Ovaries and testes were in a state of
development but the fish were not yet
breeding, he said. The peak breeding
season for white mullet is June/July.
Ramnarine said many parasitic
nematodes were found in the fish but
that did not usually kill them.
He said samples were also taken to
look for bacteria and other micro-
"But to date, we have not identified
any bacteria that would have killed the
fish, so it's highly unlikely there was a
bacterial cause of death.
"We also examined the stomach
contents and so far seen nothing that
would have killed them either," he
However, Ramnarine said,
researchers found external marks on
He said: "Also the fish were killed
suddenly. It appears to have an external
cause and it is possible the fish might
have been dumped, This is the direction
to which the conclusions are leading.
"We are now focusing on the
external marks found on fish to
determine what caused this."
Ramnarine said researchers in the
Department of Life Sciences were also
analysing the stomach contents of the
female bottlenose dolphin which
washed ashore more recently at
FINAL IMA REPORT SOON
EMA: NO POISON IN FISH
WE DON'T DUMP---
Raffick Khan, owner of the
fishing trawler Falcon, said
yesterday his vessel had not
dumped any fish off Coffee beach,
Khan made the comment as he
updated the T&T Guardian on the
state of the fisherfolk community
in the wake of the Petrotrin oil
spill and the washing up of dead
fish at La Brea.
His family owns the majority of
the 80-plus vessels operating out
of the Otaheite port.
Khan said fisherfolk had not
received the "all-clear" from the
IMA or EMA to return to catching
fish or to sell fish to the public and
that was causing a problem with
sales, since the public was
unaware of the situation and was
not buying fish.
He said that situation had been
affecting fishermen since last
December when the oil spill
He, however, maintained
fishermen were not dumping their
catch. He said Petrotrin had been
compensating fisherfolk for not
fishing and fishermen were only
fishing two days a week instead
Khan, however, said Petrotrin
had given the all-clear to fisherfolk
to return to work, but the
company had not asked fishermen
about any dumping.
He said the fisherfolk had also
not heard any results pertaining
to tests on the fish which washed
up in La Brea. He also noted that a
large dolphin had washed up last
week. Denying any by-catch was
dumped, he said the dolphin was
Khan said fisherfolk have been
working with Fishermen and
Friends of the Sea activist Gary
Aboud "65 per cent" since Aboud
"researched things," and they had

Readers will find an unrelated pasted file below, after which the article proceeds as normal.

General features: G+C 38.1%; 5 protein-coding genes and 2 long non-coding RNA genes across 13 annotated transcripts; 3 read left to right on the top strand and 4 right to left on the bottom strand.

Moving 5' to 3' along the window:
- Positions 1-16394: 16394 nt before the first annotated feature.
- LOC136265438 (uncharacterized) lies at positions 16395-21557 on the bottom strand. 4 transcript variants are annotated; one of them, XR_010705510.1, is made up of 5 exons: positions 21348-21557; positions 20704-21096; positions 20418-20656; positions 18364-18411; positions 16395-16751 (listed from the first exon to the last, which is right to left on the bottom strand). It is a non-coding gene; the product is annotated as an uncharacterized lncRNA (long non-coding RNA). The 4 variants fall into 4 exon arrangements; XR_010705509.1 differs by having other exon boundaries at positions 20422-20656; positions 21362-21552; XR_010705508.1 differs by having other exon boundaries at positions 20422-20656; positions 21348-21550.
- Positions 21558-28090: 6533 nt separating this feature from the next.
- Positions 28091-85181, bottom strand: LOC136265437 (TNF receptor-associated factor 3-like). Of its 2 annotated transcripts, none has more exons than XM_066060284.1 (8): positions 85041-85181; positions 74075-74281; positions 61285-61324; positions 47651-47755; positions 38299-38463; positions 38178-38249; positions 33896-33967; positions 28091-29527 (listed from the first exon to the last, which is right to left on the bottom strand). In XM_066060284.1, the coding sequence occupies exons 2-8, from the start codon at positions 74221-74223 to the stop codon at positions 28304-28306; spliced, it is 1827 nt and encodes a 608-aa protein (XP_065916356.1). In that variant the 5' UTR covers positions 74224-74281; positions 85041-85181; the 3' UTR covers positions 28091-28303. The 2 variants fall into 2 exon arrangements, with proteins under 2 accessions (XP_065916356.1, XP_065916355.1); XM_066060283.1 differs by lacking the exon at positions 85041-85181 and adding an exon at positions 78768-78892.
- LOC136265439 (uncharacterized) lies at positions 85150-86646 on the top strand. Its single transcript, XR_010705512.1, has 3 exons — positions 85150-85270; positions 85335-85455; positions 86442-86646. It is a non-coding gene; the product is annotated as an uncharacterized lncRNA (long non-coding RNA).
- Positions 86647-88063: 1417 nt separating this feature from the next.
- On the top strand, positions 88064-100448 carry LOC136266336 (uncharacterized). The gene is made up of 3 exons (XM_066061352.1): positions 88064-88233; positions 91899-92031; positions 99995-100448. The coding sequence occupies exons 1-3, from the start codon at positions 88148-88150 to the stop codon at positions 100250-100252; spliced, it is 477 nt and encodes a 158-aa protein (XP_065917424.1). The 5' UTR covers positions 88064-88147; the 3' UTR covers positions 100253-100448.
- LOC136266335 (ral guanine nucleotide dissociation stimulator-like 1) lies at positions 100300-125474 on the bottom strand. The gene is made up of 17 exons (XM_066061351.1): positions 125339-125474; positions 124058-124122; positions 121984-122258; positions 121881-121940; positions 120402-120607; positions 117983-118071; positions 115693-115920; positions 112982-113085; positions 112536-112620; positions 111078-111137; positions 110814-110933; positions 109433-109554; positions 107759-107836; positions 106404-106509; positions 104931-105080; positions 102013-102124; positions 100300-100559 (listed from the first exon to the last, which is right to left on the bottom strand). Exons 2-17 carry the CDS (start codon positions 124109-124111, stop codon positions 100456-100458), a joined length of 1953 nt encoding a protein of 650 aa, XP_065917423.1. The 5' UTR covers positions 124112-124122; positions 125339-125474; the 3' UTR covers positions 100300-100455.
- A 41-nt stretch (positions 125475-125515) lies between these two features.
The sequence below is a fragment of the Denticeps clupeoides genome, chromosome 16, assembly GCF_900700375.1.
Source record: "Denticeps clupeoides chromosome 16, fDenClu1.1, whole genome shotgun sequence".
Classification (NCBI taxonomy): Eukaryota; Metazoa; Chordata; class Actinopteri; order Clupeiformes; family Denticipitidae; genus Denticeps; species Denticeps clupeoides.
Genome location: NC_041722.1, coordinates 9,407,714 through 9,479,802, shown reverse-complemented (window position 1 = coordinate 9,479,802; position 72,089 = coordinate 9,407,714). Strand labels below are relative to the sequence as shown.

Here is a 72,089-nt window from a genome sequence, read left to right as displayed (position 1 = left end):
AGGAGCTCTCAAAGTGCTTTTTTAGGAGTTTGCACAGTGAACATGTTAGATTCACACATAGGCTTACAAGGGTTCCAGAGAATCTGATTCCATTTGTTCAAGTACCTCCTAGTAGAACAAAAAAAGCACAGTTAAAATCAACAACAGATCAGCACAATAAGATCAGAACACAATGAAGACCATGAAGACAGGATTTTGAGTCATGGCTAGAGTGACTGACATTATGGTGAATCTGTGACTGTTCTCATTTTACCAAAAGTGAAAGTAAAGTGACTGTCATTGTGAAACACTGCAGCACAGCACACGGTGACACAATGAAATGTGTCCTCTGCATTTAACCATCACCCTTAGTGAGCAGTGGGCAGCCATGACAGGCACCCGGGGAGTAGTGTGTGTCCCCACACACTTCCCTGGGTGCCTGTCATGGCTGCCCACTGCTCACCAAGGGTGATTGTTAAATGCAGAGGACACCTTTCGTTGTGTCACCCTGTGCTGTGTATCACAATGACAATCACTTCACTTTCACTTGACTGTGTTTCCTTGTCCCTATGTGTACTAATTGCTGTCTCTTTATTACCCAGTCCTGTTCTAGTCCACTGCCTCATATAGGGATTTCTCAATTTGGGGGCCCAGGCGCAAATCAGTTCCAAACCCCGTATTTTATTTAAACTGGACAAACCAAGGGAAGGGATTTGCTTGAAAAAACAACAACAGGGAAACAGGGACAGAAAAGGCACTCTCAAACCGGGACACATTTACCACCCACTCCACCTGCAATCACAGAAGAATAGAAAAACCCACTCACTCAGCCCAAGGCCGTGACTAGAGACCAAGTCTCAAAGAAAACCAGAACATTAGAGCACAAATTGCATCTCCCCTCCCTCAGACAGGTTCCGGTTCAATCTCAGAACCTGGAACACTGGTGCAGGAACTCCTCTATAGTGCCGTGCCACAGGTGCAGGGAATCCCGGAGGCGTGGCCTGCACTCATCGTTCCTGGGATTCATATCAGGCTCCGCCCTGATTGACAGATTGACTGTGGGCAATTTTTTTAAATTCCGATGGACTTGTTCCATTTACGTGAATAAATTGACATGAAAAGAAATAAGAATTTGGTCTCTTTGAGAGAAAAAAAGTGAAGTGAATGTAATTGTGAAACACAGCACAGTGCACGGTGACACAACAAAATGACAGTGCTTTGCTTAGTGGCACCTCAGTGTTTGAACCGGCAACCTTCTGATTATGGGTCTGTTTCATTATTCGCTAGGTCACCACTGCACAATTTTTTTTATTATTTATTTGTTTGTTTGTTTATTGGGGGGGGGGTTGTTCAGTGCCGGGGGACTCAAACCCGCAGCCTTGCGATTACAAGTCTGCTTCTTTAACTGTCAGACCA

asked him to find out how many
drums of the chemical Corexit had
been used in Petrotrin's oil spill
clean-up and over what area of
water this had been used.
Khan accused Petrotrin's
seismic testing, which Aboud has
protested, for affecting fishing
Khan also announced that
fishermen were preparing for a
protest march tomorrow in La
Brea, alongside other groups.
Environmental Management Authority (EMA)
chairman Dr Allan Bachan said its April 7
statement noted that the results of toxicology and
other tests on the fish did not validate claims that
the fish were poisoned.
The EMA's preliminary finding was that cause of
death was not due to the chemical Corexit used to
clean beaches after the oil spill.
Bachan said the fish were feeding well and were
all of one species and in a localised area. He could
not say if fishermen could return to work full time,
until scrutiny was concluded next week.
An EMA report on the situation, which the T&T
Guardian obtained a copy of, indicated the EMA
had requested that samples be analysed by Cariri,
the Aquatic Animal Health Diagnostic lab and
UWI's Veterinary school.
In points similar to the IMA's findings, it stated
that if the fish were ailing for some time they
would have had empty intestines and been
The noteworthy point, according to the report,
was that all samples had increased activity of
Melano Macrophage Aggregates (MMAs),
"symptomatic with conditions of environmental
stress, bio-markers for water quality in terms of
both deoxygenation and istragenic chemical
The document stated that it could also be
attributed to fish caught in nets and stress
attributed to capture.
The document said based on lab tests, petro-
chemical toxins were not the cause of death and it
was unlikely there was a correlation to the
December 2013 oil spill or dispersants used for
that, due to the specific, small area affected.
The EMA report stated that another scenario
that could not be ruled out was that the fish were
caught and dumped at the site.
"It should be noted that these fish so caught,
would be symptomatic with conditions of
environmental stress and as such will have high
levels of MMAs due to deoxygenation," the report
The EMA suggested circular lesions on the
heads of the fish needed to be investigated and
"this could be gillnet marks or a physiological